This article was produced by the IFC.
By Gloria Mwaniga Odary
Aisha Pandor, a human geneticist by training, never expected to end up as an entrepreneur. It happened by accident in 2014 when Pandor and her husband, software engineer Alen Ribic, started looking for someone to help care for their young daughter in the family’s Johannesburg, South Africa home.
“We struggled to find someone,” she remembered. “It was frustrating and took so long.”
The frustration got Pandor and Ribic thinking about how technology could connect clients with domestic workers. To bring their idea to life, the couple quit their jobs, sold their house and car, and moved in with Pandor’s parents. It was supposed to be a temporary solution. But they remained there for four years as they created and launched SweepSouth, an on-demand booking platform that quickly and securely connects clients and domestic workers – including cleaners, child-care providers and gardeners.
Pandor soon realised that entrepreneurship was nothing like academia. The early days were fast-paced and full of uncertainty. “It was definitely very crazy and it felt like the house was on fire,” she said.
Things weren’t that much smoother on the home front, either. To begin with, Pandor’s family and friends didn’t see why she was throwing away a PhD in human genetics or leaving her plum job as a management consultant. Pandor is quick to admit that she and her husband made mistakes in the beginning. “In hindsight, I would probably have done things differently. I think that we went through a lot of unnecessary personal discomfort in starting our business because we thought that as an entrepreneur, you’ve got to show your investors that you’re so invested that you’re willing to live on next to nothing, and be very, very uncomfortable for a long time.”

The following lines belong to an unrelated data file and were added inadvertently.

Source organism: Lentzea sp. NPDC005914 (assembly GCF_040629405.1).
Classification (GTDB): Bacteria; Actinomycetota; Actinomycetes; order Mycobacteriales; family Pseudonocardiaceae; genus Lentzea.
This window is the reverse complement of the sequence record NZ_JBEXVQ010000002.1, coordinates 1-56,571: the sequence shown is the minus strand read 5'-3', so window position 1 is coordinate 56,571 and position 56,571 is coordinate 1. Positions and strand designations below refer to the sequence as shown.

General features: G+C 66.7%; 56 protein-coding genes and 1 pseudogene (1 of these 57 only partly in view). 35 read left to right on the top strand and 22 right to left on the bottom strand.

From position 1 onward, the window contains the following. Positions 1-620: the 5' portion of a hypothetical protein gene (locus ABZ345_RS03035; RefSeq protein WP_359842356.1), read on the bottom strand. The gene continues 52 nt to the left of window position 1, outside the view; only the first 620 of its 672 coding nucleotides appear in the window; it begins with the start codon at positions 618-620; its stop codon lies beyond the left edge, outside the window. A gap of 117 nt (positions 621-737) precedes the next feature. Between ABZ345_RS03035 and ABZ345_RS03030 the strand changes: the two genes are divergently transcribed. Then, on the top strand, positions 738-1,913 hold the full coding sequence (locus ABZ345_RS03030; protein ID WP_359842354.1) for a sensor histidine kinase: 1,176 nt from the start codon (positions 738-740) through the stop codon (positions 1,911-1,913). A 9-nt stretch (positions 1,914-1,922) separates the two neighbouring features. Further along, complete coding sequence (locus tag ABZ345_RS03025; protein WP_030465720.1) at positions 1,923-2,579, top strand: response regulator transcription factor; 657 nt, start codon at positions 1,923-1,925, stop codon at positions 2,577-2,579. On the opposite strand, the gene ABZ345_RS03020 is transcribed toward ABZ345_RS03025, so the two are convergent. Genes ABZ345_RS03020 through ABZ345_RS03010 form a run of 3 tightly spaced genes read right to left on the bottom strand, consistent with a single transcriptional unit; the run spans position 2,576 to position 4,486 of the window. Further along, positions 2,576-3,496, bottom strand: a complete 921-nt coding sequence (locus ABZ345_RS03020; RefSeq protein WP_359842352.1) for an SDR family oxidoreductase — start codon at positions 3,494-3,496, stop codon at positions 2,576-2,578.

But those days are over. Six years later, SweepSouth has grown and brought many investors on board. So far, the startup has raised $6 million from Vinny Lingham’s Newtown Partners, Naspers Foundry, Futuregrowth, Smollan Group, 500 Startups, The Michael and Susan Dell Foundation, the Vumela Fund, and DJ Black Coffee. It has connected thousands of SweepStars – the term the company uses to describe its workers – with clients in Cape Town, Durban, Johannesburg, and Pretoria. According to Pandor, some 84% of SweepStars are their household’s primary breadwinners, while 71% of them were previously unemployed. The company’s success rate in finding jobs for workers who sign on to the platform is notable in a country with an unemployment rate of 23% (as of the second quarter of 2020).
SweepSouth has also expanded to provide clients with a wider range of home services. “We’ve branched into gardening and into a platform that offers electricians, plumbers, and handymen. There’s a lot of scope for growth of the platform,” she said.
The woman at the helm of one of South Africa’s fastest growing tech startups is not about to slow down. In a bid to scale beyond the South African market, SweepSouth has just launched in Kenya and is considering a move into West Africa… “We are looking at other countries on the continent where people experienced the same sort of issues we did when we first came up with the idea for SweepSouth. The sky’s the limit,” she said.